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A cluster of surviving warehouse and industrial buildings stands at 21st, between St. Charles on the south, north to Delmar. The group holds two National Register of Historic Places nominations.

Majestic Stove Building (background)
2014 Delmar Boulevard

Majestic Stove was founded in 1892 and quickly expanded enough to require this new building, as well as a second building behind it a decade later. Majestic became a leader in the market for stoves. The company remained here until 1951; their massive painted lettering remains clearly visible today. The building has been renovated as loft housing.

  • National Register nomination form - Majestic Manufacturing Company Buildings

    August Gast & Co. (foreground)
    2030 Delmar Avenue

    Originally home to a lithography and printing studio until 1926; the Gross Chandelier Company moved in in 1920 and eventually took over the building, making gas and electric lighting fixtures, and later aircraft parts during World War II when brass became unavailable. The company remained here until the 1960s. More recent occupants, circa 2009, have included Metrix Computers and Robbins Law Firm

  • National Register nomination form - Lucas Avenue Industrial Historic District
  • St. Louis Woolen Mills (left)
    2019-25 Lucas

    Originally home to a fairly short-lived wool mill, which left in 1896. The building was soon purchased by Anchor Steam Laundry, who stayed there into the 1950s. Additional uses during the 1920s included a shoe machinery company and a leather goods company. Today, painted signs for Anchor Laundry are still visible on the facade.

    Majestic Stove expansion (right)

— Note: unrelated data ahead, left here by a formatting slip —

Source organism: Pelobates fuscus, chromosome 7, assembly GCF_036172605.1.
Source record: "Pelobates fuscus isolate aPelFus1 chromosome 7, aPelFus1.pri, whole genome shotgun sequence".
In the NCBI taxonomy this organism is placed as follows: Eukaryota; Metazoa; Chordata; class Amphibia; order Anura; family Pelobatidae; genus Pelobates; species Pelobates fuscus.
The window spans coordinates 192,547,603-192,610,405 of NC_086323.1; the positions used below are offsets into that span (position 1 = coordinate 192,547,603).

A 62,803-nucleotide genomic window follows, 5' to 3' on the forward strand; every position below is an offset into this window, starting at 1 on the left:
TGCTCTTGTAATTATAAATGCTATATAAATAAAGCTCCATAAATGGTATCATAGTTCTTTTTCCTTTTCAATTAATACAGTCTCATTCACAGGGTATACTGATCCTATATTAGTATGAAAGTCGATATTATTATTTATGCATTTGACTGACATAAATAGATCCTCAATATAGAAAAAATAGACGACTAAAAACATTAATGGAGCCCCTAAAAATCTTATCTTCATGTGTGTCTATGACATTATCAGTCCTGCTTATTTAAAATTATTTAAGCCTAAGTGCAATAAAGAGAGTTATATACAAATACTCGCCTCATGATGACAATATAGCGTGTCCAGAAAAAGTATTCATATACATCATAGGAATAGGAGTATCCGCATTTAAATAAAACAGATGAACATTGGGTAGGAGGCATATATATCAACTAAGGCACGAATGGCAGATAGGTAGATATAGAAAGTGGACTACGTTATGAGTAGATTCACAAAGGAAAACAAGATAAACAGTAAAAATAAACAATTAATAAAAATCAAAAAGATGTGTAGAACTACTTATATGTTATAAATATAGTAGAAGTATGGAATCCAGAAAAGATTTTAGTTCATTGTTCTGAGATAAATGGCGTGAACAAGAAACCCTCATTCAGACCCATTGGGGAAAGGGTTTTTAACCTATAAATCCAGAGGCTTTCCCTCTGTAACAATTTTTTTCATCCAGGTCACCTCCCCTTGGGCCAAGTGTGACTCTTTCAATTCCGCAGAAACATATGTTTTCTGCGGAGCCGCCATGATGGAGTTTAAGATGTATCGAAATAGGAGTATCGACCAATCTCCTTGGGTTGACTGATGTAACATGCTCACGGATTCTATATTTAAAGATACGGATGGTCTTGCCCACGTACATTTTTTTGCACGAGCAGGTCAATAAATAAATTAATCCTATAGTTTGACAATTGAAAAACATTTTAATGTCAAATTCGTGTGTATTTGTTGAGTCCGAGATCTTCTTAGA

2015-17 Lucus Avenue
    1901; extra floors 1913

    The taller right-hand building was an additional section of Majestic Stove.

    Desnoyer Shoe Company
    2031 / 2035 / 2037 Lucus Avenue
    Architect: Isaac Taylor

    One of St. Louis's leading shoe manufacturers built this factory as their business expanded. Desnoyer sold their business in 1903; two more buy-outs over the next 11 years brought a series of shoe companies to the premises: Courtneney Shoe Co., then Burrow, Jones & Dyer (who made Billiken children's shoes here), then McElroy-Sloan Shoe Co. The McElroy company expanded their business into a new building to the south (the present-day Adler Frame Building), connecting the two with a 4th-floor sky bridge.

    Adler Frame Lofts
    2035 Washington Avenue

    The first of two expansions by the McElroy-Sloan Shoe Company, whose original building connects to it by sky bridge. Later a printer's loft; it held commercial art studios in the 1990s and is now home to loft condominiums.

  • Adler Frame Building history at AdlerLofts.com
  • McElroy-Sloan Shoe Co
    now The Edge Lofts
    2101 Lucas (715 N. 21st Street)
    Architect: Albert B. Groves

    The second of two rapid expansions by the neighboring shoe manufacturer, who used it to make their Billiken line of children's shoes until 1928. It then was used by Emerson Electric building to construct fans and motors, in conjunction with the plant in the nearby present-day Sporting News Building.

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